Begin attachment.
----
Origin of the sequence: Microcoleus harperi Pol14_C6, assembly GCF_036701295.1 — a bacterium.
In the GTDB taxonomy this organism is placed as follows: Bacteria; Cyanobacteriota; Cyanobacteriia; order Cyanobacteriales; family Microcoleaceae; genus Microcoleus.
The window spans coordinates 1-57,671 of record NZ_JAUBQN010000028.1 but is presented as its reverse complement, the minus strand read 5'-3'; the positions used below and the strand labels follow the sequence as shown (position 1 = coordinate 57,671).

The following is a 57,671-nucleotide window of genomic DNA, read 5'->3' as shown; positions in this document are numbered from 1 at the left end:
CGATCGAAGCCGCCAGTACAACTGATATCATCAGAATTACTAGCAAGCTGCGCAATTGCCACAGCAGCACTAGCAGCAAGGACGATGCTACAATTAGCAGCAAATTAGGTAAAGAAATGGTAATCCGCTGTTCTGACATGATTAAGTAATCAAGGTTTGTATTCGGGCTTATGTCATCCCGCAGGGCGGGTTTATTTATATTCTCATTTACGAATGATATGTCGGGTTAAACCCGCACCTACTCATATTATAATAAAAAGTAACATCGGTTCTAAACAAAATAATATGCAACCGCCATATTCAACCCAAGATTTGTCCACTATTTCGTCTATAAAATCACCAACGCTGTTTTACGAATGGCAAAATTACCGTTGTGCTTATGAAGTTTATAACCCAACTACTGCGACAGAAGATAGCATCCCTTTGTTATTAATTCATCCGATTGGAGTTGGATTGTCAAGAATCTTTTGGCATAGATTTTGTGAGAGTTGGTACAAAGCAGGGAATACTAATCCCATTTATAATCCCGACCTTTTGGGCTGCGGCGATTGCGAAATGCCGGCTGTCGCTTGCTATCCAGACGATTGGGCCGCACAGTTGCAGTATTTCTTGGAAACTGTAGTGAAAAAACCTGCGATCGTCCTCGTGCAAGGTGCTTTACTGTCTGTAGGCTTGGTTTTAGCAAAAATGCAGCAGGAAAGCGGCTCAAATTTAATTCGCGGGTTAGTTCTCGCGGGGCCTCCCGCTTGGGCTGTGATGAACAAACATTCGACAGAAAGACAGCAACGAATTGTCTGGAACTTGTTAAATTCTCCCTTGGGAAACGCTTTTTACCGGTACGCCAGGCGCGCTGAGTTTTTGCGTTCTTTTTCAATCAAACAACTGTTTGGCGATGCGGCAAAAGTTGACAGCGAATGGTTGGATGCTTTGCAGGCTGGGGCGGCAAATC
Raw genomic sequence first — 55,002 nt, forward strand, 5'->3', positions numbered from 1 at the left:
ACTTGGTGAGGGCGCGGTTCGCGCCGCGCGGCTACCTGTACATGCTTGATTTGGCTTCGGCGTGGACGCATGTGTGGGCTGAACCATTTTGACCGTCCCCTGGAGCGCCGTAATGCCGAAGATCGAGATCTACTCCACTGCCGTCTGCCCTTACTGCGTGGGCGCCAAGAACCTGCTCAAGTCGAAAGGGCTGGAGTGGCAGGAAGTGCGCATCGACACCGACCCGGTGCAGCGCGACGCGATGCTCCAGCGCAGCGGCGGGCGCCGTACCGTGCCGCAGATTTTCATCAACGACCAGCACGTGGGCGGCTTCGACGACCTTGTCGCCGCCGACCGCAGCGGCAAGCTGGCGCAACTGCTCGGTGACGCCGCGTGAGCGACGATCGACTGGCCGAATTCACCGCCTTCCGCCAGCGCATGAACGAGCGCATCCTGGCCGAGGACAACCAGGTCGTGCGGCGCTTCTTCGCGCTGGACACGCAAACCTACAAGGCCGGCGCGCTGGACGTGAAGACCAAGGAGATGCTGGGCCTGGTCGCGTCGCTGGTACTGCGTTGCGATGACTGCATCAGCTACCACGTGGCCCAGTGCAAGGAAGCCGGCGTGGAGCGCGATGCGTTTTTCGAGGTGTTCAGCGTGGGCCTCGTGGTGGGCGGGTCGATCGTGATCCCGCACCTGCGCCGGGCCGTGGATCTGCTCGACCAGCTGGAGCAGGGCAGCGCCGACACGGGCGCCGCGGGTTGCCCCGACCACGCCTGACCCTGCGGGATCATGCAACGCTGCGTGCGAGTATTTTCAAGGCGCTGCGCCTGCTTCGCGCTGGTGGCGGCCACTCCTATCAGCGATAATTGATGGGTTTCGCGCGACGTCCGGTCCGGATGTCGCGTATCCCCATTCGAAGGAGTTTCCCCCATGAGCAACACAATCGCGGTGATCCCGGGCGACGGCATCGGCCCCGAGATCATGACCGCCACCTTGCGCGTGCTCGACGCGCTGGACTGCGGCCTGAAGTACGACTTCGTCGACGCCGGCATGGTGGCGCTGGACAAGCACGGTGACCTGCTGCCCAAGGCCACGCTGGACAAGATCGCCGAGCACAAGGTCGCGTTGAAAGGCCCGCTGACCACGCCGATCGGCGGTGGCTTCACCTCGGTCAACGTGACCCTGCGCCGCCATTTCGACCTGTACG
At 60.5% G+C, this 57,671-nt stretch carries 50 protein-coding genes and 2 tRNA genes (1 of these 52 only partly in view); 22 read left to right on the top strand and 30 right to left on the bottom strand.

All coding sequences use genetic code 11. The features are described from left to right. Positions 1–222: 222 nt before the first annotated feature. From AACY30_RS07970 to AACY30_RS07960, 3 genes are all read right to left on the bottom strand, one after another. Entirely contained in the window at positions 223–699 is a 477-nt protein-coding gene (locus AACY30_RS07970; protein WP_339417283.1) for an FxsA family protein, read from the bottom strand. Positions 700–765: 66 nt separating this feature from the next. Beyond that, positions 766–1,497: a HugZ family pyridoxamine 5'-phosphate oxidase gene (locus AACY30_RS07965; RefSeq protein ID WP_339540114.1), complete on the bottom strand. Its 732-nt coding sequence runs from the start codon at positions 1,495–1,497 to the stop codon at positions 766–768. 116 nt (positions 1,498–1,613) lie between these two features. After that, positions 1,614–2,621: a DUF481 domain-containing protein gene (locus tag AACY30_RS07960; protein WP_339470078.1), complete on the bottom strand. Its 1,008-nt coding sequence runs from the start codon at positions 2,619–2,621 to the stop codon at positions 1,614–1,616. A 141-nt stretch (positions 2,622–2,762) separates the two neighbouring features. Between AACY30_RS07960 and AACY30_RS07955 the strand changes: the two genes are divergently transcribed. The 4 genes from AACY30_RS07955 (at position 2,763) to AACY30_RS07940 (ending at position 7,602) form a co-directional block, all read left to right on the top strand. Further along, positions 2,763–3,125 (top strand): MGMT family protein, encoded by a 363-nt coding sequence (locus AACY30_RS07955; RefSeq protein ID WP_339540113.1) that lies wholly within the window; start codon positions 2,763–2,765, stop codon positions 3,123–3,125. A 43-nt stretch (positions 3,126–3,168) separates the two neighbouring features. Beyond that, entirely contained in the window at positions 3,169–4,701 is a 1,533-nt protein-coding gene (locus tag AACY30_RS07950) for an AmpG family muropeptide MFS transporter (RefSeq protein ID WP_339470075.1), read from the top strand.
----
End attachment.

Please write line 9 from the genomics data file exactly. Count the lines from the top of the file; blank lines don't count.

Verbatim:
All coding sequences use genetic code 11. The features are described from left to right. Positions 1–222: 222 nt before the first annotated feature. From AACY30_RS07970 to AACY30_RS07960, 3 genes are all read right to left on the bottom strand, one after another. Entirely contained in the window at positions 223–699 is a 477-nt protein-coding gene (locus AACY30_RS07970; protein WP_339417283.1) for an FxsA family protein, read from the bottom strand. Positions 700–765: 66 nt separating this feature from the next. Beyond that, positions 766–1,497: a HugZ family pyridoxamine 5'-phosphate oxidase gene (locus AACY30_RS07965; RefSeq protein ID WP_339540114.1), complete on the bottom strand. Its 732-nt coding sequence runs from the start codon at positions 1,495–1,497 to the stop codon at positions 766–768. 116 nt (positions 1,498–1,613) lie between these two features. After that, positions 1,614–2,621: a DUF481 domain-containing protein gene (locus tag AACY30_RS07960; protein WP_339470078.1), complete on the bottom strand. Its 1,008-nt coding sequence runs from the start codon at positions 2,619–2,621 to the stop codon at positions 1,614–1,616. A 141-nt stretch (positions 2,622–2,762) separates the two neighbouring features. Between AACY30_RS07960 and AACY30_RS07955 the strand changes: the two genes are divergently transcribed. The 4 genes from AACY30_RS07955 (at position 2,763) to AACY30_RS07940 (ending at position 7,602) form a co-directional block, all read left to right on the top strand. Further along, positions 2,763–3,125 (top strand): MGMT family protein, encoded by a 363-nt coding sequence (locus AACY30_RS07955; RefSeq protein ID WP_339540113.1) that lies wholly within the window; start codon positions 2,763–2,765, stop codon positions 3,123–3,125. A 43-nt stretch (positions 3,126–3,168) separates the two neighbouring features. Beyond that, entirely contained in the window at positions 3,169–4,701 is a 1,533-nt protein-coding gene (locus tag AACY30_RS07950) for an AmpG family muropeptide MFS transporter (RefSeq protein ID WP_339470075.1), read from the top strand.